The second thing would be to learn the data of the donor base. I’ve been a part of organizations that the development director did not see themselves as a data person, that wasn’t their “strength”. And I think that, that’s a real danger when you’re expected to lead a team that has some real significant goals to keep the organization either afloat or moving forward.

And the third would be to get to know the board of directors and the most influential donors. And that may not be the donor that’s given the most money. I was told early on the first group you want to look at are the donors that have been giving the longest. And why have they been doing that, no matter the level, but really what is their tie-in because they have become the story of your organization?

NB: Yeah. I love that. So, I think you mentioned culture, understanding your own division in your organization. You talked about understanding the data and then really diving into the donors as well. And I think those are spot on. So, thanks for going through that exercise with me, Justin.

Donor Development Through a Crisis

NB: And I think the thing I want to end on, we don’t have much time left and I wish we could talk for like an hour and a half, and I think many of our listeners would agree. But, in summary right now, many people are dealing with the response of COVID, the crisis of COVID, obviously we’re moving out of the response, but there’s fluctuation as to whether we’re moving back into the crisis moments, but either way, we’re kind of in this in-between where I feel like there’s a lot of uneasiness, there’s a lot of unrest.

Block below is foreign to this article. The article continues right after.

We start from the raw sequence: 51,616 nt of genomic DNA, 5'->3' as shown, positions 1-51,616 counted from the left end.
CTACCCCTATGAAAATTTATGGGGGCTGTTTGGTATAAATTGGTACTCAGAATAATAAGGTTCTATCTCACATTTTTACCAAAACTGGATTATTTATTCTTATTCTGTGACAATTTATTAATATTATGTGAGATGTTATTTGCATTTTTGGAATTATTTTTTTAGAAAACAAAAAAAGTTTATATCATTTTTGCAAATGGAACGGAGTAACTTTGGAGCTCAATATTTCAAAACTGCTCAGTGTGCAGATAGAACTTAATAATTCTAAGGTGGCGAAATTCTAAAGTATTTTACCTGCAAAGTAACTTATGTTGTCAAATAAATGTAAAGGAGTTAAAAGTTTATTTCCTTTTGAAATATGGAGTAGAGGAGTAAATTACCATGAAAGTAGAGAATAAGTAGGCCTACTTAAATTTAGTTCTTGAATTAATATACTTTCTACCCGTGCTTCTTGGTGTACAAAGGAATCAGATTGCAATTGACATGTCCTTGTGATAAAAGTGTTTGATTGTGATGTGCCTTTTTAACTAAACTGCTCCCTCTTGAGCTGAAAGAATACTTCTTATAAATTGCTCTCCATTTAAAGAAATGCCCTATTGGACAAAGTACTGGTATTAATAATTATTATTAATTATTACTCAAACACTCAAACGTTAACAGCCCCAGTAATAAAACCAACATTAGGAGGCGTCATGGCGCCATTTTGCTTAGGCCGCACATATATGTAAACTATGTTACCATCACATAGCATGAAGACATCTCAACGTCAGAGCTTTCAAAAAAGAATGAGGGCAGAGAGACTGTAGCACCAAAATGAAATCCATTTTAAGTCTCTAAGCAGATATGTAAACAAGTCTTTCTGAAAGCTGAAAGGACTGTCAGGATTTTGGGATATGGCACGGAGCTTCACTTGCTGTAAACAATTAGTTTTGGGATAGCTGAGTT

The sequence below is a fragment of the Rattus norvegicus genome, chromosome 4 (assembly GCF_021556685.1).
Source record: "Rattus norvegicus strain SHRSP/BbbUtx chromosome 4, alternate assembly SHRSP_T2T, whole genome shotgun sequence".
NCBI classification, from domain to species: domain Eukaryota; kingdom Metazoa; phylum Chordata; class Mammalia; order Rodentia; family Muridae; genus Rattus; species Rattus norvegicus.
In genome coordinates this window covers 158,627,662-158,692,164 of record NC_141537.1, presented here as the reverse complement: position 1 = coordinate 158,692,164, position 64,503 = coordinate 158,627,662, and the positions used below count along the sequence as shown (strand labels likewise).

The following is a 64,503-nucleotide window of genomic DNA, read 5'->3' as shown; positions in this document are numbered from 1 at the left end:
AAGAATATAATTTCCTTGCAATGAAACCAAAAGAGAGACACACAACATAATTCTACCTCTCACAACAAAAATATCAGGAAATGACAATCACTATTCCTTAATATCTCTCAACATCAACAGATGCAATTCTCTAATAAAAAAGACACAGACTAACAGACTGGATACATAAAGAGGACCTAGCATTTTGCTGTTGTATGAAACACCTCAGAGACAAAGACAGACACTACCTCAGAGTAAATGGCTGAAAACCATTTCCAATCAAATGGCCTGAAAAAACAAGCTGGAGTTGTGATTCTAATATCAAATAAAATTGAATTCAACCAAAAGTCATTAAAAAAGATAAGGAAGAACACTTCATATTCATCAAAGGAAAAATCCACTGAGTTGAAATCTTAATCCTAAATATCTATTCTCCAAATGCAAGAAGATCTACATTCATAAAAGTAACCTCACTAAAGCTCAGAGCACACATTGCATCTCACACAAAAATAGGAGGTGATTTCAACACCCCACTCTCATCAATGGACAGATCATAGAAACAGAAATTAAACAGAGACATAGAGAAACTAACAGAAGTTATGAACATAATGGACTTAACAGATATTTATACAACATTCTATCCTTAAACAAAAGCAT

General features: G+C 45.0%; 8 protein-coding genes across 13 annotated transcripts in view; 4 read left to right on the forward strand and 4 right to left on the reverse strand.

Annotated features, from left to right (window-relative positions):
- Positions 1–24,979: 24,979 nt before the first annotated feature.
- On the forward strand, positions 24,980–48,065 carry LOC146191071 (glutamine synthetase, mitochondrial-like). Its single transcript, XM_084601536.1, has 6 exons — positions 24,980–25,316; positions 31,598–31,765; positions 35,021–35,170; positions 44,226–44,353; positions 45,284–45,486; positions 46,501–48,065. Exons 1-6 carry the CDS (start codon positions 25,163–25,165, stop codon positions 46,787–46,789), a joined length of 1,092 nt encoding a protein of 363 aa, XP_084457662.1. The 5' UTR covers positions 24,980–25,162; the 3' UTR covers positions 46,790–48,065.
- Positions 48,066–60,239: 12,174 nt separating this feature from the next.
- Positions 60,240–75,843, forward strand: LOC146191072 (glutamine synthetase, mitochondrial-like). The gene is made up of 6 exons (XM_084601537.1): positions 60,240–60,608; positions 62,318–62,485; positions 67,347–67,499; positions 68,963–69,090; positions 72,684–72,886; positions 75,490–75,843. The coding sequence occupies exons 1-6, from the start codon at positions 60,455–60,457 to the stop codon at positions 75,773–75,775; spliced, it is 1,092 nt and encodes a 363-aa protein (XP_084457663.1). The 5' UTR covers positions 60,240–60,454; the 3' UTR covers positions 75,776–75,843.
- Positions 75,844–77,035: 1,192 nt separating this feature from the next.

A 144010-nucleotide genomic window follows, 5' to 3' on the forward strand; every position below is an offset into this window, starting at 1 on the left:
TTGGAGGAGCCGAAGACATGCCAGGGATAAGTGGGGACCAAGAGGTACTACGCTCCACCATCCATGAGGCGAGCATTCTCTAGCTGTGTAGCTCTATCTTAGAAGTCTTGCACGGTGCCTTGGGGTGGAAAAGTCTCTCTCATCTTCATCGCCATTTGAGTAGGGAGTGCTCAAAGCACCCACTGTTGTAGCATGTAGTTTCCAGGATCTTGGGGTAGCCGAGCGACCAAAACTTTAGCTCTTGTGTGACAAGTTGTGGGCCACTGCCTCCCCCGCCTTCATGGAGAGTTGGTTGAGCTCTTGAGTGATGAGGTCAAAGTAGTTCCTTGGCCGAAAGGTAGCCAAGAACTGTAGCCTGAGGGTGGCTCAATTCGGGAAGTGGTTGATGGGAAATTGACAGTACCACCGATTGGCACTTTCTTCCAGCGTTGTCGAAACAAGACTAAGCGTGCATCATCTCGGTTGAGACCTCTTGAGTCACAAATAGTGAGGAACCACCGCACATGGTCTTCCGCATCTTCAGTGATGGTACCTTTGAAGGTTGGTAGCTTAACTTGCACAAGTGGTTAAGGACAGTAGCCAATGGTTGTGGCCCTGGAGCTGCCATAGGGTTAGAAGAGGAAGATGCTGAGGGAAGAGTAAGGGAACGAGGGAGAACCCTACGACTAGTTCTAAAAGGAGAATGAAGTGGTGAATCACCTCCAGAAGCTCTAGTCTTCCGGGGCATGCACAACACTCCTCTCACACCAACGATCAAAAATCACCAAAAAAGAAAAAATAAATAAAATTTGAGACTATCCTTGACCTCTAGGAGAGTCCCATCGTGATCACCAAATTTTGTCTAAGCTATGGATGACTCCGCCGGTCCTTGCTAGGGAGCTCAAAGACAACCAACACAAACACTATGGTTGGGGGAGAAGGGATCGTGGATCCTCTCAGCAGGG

There’s a lot of uncertainty. And the challenges are like, how do we lead well in our organizations? How do we still fundraise? How do we stay focused on the task?

And so, I wanted to get your thoughts on this. You obviously mentioned that you all increased asks and that was helpful, but how else are you thinking about this moment where it’s not clear what the reality is we’re within and there’s a lot of uncertainty as to what’s next or where the future goes, or how long? How are you navigating that? And what advice would you have for our listeners as they do the same for their organizations?

JE: I mean, no, I truly believe that people that choose to be in the nonprofit sector have some of the biggest hearts and have the ability to make some of the most impact and change. And so what we’ve done is take a real internal look at what it is that we feel like we do well and what it is that we’re connected well to, and start to offer that to the community. 

One of the first things that we did in response was to create this on the fly webinar series for our local constituents here in Charlotte, called Pivot in the Panic. We’ve had speakers come on, that really the intent is just to talk with and through some of the current situations that people are going through and talk them through how to pivot where they were and to where they should be to get through this crisis.